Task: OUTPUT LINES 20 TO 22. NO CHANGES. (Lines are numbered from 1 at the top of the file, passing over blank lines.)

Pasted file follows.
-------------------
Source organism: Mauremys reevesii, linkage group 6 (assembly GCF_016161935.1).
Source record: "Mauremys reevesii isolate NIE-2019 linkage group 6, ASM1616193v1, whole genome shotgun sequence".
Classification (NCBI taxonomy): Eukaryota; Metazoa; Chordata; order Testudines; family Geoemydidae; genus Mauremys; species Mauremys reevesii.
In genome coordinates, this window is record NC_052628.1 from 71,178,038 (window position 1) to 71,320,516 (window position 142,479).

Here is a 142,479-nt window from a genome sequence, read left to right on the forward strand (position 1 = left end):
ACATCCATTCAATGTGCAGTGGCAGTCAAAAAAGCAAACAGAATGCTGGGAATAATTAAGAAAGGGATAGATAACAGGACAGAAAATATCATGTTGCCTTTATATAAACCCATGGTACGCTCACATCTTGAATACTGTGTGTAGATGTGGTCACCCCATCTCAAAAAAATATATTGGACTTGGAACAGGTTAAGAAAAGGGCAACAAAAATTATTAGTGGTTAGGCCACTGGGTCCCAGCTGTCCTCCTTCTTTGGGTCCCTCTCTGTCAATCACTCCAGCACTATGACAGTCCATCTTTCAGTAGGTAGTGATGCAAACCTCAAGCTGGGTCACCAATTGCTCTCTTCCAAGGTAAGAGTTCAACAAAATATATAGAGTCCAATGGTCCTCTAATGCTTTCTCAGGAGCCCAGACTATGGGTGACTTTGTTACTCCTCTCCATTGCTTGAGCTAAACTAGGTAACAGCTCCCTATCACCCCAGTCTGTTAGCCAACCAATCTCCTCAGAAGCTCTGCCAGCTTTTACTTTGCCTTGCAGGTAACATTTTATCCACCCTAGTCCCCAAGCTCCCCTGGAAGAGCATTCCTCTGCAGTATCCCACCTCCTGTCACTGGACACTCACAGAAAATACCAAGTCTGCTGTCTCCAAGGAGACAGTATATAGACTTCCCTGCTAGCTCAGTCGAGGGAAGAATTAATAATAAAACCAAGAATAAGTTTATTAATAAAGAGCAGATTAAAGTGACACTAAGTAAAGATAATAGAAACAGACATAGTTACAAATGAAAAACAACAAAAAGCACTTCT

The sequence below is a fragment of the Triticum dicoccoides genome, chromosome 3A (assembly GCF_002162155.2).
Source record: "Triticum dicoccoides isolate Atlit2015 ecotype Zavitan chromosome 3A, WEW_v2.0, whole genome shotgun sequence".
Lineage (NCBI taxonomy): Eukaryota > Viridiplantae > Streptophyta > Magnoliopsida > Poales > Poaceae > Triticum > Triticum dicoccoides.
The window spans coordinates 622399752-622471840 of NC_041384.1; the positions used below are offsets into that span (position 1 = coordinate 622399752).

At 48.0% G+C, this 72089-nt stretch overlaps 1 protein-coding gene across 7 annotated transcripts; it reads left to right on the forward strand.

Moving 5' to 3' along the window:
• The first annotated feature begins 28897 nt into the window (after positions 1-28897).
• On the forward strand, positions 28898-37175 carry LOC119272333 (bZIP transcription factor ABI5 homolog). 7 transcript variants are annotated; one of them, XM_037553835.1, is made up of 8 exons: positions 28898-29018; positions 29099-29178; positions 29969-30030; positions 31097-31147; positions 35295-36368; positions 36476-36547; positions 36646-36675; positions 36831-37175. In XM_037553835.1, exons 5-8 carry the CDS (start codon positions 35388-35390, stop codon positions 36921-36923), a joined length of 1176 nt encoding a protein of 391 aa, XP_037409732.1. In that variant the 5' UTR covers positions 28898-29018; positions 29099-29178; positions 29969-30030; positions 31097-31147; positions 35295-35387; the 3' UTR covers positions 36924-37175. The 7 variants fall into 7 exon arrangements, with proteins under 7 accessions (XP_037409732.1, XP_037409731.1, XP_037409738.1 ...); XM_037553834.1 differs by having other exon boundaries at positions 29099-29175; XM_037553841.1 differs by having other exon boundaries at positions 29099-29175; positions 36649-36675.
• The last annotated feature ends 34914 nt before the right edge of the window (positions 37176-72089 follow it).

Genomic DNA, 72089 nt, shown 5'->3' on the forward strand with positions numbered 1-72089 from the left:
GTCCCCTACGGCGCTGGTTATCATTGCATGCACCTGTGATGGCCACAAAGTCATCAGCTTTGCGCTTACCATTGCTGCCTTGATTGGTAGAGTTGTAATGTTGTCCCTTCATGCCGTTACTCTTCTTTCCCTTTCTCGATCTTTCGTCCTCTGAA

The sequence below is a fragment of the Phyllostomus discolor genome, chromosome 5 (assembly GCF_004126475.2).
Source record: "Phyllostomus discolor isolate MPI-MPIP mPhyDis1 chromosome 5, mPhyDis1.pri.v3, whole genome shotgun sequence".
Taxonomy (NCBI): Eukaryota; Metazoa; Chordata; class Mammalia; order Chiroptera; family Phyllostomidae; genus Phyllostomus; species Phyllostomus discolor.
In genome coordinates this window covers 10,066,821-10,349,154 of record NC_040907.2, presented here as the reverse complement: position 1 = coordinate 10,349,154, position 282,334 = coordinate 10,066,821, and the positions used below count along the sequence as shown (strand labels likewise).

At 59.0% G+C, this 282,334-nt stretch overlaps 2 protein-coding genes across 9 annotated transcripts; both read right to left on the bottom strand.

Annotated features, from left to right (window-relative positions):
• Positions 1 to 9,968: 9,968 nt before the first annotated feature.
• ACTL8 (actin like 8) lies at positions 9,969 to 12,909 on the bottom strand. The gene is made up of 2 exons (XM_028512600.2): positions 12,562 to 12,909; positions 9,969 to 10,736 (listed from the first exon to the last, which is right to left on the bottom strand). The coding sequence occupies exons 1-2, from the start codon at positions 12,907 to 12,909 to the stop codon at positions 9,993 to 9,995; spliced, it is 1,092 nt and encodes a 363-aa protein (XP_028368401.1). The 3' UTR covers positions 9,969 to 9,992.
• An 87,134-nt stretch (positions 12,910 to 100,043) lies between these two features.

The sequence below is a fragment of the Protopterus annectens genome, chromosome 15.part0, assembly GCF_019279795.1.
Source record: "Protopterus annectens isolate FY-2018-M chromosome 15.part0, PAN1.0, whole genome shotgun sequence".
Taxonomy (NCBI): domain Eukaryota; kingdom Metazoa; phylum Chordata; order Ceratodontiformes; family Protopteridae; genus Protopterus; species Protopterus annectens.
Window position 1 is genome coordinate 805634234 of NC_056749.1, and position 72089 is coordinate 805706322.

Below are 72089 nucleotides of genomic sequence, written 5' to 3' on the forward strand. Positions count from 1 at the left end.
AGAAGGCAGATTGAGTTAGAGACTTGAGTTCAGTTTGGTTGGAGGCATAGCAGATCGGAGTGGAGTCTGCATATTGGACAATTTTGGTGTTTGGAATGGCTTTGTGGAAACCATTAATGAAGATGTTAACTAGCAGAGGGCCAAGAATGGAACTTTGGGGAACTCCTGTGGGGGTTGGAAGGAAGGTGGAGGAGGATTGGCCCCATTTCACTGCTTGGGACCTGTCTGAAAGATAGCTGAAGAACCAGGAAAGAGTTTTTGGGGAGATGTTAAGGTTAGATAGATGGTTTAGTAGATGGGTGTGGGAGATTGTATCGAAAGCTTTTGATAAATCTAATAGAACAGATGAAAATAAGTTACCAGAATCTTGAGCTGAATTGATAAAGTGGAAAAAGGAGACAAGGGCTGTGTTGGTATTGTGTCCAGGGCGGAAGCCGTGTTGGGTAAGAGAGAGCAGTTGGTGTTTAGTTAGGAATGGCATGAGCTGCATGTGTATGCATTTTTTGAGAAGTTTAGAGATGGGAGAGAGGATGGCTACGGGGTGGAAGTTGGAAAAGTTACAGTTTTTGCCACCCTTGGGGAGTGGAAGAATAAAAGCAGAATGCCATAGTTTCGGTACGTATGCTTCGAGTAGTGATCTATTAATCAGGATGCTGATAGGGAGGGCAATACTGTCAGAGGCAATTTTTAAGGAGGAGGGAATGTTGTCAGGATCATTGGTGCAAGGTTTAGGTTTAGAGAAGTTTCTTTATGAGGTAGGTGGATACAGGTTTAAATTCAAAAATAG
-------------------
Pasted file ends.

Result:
Taxonomy (NCBI): Eukaryota; Metazoa; Chordata; class Mammalia; order Chiroptera; family Phyllostomidae; genus Phyllostomus; species Phyllostomus discolor.
In genome coordinates this window covers 10,066,821-10,349,154 of record NC_040907.2, presented here as the reverse complement: position 1 = coordinate 10,349,154, position 282,334 = coordinate 10,066,821, and the positions used below count along the sequence as shown (strand labels likewise).

At 59.0% G+C, this 282,334-nt stretch overlaps 2 protein-coding genes across 9 annotated transcripts; both read right to left on the bottom strand.